Give Your Cushion a Happy Place

(757) 722-2626

Basics of Keeping Your Koi Healthy

Without addressing individual diseases there are many things you can do to help keep your fish healthy. The first thing we are going to recommend to you is to use an adequate style ultraviolet light in your system year-round. You don’t need it in the winter for algae control, but it is still very useful for disease control, especially in this area where we may have two or three seventy-degree days in a row in the middle of winter. It needs to be sized to your pump at the lower end of the light’s recommended flow rate, so as to act as a sterilizer and not just a clarifier. This is going to help disease transmission by killing off most disease organisms in their free-swimming state.

    Next, we want you to keep a trace amount of salt in your water. Using aquarium or pond salt at low levels helps your fish three ways. It helps their gills function better and easier by raising the osmotic pressure in the water. It stimulates the fish to produce a heavier slime coat, which helps to protect against cuts and scrapes. Thirdly, it kills off the free-swimming state of ich, or white spot disease, costia and chilonadela among others. At a level of .014 % it will not hurt your plants or any other fish. This equates to approximately one and a quarter cups of salt per hundred gallons.

    Even if you never introduce new fish or plants to your pond, birds are constantly using your pond as a giant birdbath, along with every other pond in the wild, and they bring you disease organisms on their feet and in their feces. To help with this we recommend doing a twice yearly prophylactic treatment, early spring and late fall, with Broad Spectrum Disease Treatment (a malachite green / formalin combination medicine) to eliminate any parasites that have found their way in.

      What type of food, how much and when is also an important aspect of your koi health. Early spring and fall you want to feed a high carb food to help with the fish’s fat reserves. Summer is for feeding a high protein food to help them grow. No food in the winter. Keep in mind that your fish need at least two weeks for their metabolism to speed back up to the point where they can safely eat. Two or three days of warm weather in the winter does NOT mean that you can feed your fish, even if they beg for food and “well, the book says I can feed them if the temperature is over 55”. Remember, your kids want to eat the whole bag of candy at Halloween, but if you let them, they will get sick. The lower the temperature, the less food you feed. As with all pets, the better quality food, the healthier the fish.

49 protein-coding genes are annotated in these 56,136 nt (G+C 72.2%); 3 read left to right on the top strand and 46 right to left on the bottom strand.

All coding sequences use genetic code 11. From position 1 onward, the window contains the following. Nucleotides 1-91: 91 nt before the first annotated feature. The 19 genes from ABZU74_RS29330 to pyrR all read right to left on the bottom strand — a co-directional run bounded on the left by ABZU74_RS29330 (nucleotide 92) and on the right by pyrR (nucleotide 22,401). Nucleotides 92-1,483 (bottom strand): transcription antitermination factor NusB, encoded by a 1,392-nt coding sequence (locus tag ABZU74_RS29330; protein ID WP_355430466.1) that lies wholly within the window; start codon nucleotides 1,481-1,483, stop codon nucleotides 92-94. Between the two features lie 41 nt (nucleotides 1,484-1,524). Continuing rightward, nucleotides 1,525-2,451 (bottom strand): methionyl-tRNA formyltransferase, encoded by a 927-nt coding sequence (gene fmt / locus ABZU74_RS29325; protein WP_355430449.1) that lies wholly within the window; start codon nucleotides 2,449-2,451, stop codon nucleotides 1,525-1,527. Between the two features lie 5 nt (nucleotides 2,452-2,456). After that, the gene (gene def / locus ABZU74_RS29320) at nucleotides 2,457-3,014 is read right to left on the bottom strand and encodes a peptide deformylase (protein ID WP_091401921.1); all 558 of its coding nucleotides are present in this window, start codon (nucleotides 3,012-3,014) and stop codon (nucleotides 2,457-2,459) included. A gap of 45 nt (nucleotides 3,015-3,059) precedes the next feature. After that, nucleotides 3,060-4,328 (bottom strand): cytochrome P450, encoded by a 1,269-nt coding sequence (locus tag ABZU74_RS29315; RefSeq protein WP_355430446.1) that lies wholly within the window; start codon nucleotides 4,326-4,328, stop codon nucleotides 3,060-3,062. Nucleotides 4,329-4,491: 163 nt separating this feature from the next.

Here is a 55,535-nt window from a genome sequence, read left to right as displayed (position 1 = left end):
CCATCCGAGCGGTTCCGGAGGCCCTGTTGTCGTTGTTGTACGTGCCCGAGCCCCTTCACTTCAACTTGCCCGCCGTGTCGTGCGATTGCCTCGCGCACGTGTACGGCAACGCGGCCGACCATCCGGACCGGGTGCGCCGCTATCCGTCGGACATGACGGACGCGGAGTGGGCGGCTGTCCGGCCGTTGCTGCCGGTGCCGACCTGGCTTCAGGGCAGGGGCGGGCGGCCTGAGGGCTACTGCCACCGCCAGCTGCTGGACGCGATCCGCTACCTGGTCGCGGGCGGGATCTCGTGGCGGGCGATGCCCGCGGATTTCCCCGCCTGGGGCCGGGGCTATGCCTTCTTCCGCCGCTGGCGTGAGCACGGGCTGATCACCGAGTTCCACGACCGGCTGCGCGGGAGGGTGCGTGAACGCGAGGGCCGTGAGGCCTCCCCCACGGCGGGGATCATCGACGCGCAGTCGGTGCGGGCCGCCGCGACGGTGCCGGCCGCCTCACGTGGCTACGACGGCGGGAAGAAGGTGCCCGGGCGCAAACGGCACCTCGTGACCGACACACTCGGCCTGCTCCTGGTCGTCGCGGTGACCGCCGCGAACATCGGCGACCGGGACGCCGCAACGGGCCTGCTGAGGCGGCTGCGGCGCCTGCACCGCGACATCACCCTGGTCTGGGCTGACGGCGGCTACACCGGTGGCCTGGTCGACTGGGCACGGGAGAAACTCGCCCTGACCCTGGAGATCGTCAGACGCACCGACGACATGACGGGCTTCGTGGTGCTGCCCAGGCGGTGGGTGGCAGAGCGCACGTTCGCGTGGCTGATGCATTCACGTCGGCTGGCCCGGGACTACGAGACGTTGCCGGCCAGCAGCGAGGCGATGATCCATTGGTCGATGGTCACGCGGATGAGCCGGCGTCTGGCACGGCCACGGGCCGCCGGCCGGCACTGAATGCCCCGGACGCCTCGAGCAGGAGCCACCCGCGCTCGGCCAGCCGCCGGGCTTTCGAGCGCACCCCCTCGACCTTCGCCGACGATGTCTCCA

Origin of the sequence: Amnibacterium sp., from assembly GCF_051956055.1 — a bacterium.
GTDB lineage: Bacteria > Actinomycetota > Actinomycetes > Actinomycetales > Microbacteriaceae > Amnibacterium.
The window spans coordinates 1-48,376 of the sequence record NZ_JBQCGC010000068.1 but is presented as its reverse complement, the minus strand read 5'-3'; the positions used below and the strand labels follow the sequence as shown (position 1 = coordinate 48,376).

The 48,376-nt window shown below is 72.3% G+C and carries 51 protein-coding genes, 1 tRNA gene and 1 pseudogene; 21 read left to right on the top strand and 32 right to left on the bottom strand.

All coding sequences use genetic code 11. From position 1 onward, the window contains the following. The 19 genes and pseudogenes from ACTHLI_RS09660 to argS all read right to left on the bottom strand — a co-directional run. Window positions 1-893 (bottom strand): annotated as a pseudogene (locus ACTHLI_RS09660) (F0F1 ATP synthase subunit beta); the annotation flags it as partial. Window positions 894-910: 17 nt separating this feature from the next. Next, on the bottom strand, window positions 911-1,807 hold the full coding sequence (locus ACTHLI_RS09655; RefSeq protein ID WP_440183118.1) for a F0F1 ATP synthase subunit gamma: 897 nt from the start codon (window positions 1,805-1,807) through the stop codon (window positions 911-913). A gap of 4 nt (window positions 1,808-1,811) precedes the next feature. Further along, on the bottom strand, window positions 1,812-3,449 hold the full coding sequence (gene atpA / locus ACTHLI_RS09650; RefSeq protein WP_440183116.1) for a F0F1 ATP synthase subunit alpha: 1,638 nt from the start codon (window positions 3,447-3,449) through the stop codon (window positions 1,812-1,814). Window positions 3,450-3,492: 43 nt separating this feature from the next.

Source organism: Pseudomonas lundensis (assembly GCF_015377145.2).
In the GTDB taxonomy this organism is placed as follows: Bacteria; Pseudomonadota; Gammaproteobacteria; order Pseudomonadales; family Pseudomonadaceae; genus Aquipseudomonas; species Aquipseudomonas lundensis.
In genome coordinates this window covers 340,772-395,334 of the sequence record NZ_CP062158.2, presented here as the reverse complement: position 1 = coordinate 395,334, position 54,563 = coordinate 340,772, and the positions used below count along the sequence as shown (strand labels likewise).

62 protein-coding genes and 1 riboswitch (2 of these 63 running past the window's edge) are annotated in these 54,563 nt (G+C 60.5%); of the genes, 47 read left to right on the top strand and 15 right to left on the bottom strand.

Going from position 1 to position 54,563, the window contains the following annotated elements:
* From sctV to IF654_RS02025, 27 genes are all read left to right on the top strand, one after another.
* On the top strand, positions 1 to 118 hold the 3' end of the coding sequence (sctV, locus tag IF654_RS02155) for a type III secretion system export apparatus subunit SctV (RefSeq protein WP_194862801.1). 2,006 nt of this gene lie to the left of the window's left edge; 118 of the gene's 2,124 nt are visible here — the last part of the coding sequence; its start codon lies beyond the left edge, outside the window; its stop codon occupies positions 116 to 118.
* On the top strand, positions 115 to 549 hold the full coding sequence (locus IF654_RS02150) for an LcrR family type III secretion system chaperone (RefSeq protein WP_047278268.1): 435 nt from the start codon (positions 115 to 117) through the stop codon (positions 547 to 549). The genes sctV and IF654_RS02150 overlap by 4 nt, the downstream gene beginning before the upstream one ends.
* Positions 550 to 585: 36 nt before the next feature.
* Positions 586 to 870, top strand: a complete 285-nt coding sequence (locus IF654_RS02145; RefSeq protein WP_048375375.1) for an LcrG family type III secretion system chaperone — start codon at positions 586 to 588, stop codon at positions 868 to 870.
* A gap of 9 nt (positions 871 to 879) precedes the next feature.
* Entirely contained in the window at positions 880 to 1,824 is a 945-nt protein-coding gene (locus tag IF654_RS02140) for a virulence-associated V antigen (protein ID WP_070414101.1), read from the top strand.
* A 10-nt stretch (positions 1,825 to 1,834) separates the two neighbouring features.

Spring is the most dangerous time for your fish. As the water warms, it takes your fish several weeks to adjust to the higher temperatures and their immune system is at its lowest effectiveness. Bacteria and parasites on the other hand need only a day of warm weather to get themselves up to speed. They are the biggest cause of spring fish deaths. All you can do is watch carefully this time of year, keep your salt up, do your spring parasite treatment and change your uv bulb early, before it gets too warm, so it is working at it’s peak efficiency just when you need it the most.

    MOST IMPORTANTLY, be careful where you get your fish and plants! New fish and plants are the most common way disease gets into your pond. Plants from the wild should be soaked in an anti-parasite solution before being introduced into your pond. Fish from private individuals or questionable sources should be quarantined for a minimum of 21 days before being introduced into your pond. We hear a dozen or more horror stories every season from people who added fish from a friend’s pond or a big box pet store and are now losing fish left and right to some ailment. If you aren’t sure, ask the place you get your fish or plants from about their quarantine protocol. We get our fish from one breeder only, and direct from the breeder, not through a distributor. We do not take fish from a private individual except in the most rare situation, and if we do, we quarantine them for at least 30 days. The breeder we use quarantines their fish for three weeks before they ship them and we keep them in tanks with uv lights and high salt (.025-.030) while they are here.

Hampton Roads Water Gardens 2033 W Pembroke Ave Hampton, VA. 23661 (757) 722-2626

Pond and Koi Supplies in Virginia

Fall Hours: Tuesday-Friday 10am-6pm,
Saturday 9am- 5pm, Sunday 10am-5pm

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